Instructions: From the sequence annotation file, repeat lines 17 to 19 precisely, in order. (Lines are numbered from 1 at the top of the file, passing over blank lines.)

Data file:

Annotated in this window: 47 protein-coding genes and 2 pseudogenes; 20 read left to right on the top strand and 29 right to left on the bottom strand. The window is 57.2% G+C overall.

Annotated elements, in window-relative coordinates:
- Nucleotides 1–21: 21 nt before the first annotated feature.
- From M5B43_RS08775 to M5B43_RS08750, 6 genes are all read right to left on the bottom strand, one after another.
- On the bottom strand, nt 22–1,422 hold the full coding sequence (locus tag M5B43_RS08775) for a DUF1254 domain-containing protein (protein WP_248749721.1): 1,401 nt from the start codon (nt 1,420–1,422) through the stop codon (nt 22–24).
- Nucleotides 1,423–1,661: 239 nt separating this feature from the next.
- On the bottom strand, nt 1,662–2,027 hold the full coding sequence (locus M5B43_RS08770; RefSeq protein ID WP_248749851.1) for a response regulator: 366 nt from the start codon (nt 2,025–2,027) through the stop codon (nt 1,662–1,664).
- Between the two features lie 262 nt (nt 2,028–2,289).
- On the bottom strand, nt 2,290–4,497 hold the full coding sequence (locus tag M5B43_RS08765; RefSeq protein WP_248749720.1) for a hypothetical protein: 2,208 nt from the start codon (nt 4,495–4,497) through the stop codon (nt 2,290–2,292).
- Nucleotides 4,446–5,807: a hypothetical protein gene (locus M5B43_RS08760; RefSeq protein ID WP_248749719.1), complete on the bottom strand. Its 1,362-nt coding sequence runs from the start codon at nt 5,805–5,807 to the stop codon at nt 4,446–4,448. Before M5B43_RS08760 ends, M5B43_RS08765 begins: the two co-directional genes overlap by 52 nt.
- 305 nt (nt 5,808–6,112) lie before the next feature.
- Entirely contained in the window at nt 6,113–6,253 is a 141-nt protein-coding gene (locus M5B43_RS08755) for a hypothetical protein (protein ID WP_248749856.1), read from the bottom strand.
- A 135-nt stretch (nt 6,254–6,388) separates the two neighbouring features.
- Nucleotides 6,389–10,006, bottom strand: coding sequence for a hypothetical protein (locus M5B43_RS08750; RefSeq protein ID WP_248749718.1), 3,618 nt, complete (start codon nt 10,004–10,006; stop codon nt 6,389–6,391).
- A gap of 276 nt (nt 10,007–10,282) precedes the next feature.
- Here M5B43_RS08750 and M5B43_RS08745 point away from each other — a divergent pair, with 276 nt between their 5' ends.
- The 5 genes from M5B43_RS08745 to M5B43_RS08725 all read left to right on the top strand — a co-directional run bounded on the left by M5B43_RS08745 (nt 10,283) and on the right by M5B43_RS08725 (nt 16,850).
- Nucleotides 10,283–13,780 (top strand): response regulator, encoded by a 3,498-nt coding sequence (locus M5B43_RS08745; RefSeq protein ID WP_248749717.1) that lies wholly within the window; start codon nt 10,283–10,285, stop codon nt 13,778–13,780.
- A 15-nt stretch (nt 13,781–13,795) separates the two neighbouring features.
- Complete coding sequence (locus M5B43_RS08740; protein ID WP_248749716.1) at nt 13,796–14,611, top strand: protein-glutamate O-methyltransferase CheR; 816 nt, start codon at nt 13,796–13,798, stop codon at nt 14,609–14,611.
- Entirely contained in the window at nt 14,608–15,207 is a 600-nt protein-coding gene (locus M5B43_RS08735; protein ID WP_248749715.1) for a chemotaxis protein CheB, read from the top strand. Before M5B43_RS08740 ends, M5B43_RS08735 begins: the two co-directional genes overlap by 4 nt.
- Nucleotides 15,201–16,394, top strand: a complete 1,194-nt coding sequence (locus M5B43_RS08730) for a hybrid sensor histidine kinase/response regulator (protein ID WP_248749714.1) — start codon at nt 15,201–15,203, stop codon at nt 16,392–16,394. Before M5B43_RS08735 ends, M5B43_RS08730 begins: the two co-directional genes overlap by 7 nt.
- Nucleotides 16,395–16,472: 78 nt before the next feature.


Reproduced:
- The 5 genes from M5B43_RS08745 to M5B43_RS08725 all read left to right on the top strand — a co-directional run bounded on the left by M5B43_RS08745 (nt 10,283) and on the right by M5B43_RS08725 (nt 16,850).
- Nucleotides 10,283–13,780 (top strand): response regulator, encoded by a 3,498-nt coding sequence (locus M5B43_RS08745; RefSeq protein ID WP_248749717.1) that lies wholly within the window; start codon nt 10,283–10,285, stop codon nt 13,778–13,780.
- A 15-nt stretch (nt 13,781–13,795) separates the two neighbouring features.